Key to Subspecies.
A. Paler below, more fulvous, not rufous.
a General tone of upper plumage pale earthy- brown ………P. i. inornata, p. 534.
b. Above decidedly richer and browner……………………P. i. jerdoni, p. 535.
c. Above dark earthy-brown, tinged grey …………………P. i. burmanica,
B. Darker below, fulvous strongly tinged with rufous on flanks,
thighs and vent ……………………………PA. blanfordi, p. 537. [p. 536.
Prinia inornati herberti is almost sure to be found in the low-lying swampy portions of Eastern Tenasserim. It is a much deeper-coloured bird than any of the above races and has no fulvous, or rufous tinge on the upper plumage.
The eggs of this species form one of the most curious instances of variation according to the geographical distribution of the subspecies that I know of. The eggs of P. i. jerdoni from Ceylon and South India are a brilliant blue, spotted and streaked with deep red, purplish black or black. In Northern India the eggs laid are decidedly a less brilliant blue and the markings are less deep-coloured, more often reddish brown than nearly black. In Oudh, we have these normal blue eggs over the greater part of the Province but in one small area round about Gonda the birds generally lay white eggs with bold blood-red and blackish spots and blotches. In Assam and Burma, P. L burmanica lays a duller blue egg, often tinted with pink, whilst in the South of Burma P. i. blanfordi lays a dull pinkish egg with reddish blotches and scrawls. Finally, in Siam, P. i. herberti lays the most beautiful pink eggs with great blotches and lines of blood-red, purplish red or almost black. The gradation from brilliant blue to the other extreme of brilliant pink is perfect but the cause for the variation is still obscure.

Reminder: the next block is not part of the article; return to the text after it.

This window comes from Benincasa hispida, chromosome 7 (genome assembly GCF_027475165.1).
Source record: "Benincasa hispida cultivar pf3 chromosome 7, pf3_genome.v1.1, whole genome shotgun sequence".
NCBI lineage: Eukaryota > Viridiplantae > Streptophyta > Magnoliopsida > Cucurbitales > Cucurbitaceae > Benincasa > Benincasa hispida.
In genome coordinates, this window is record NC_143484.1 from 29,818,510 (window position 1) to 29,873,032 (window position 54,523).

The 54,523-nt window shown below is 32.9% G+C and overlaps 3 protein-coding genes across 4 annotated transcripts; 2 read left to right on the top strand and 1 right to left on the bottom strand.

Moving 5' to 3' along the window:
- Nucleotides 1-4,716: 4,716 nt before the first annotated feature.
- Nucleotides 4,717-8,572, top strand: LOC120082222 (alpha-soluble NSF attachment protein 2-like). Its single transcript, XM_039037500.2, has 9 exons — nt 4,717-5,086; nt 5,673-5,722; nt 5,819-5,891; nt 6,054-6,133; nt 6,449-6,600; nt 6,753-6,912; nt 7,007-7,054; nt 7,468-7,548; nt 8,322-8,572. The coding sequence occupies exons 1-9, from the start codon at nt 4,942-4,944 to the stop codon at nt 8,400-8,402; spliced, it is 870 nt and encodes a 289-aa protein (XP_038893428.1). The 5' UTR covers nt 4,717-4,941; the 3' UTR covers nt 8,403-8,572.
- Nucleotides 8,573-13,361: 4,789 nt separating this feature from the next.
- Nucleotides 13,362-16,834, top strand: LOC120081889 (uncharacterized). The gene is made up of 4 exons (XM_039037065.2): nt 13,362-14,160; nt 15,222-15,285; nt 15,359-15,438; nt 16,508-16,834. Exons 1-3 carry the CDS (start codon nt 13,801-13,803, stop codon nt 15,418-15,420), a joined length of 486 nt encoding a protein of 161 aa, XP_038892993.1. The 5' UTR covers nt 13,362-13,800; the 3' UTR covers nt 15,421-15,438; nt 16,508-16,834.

In each area an occasional aberrant clutch of eggs may be found similar to the common type in one of the other areas.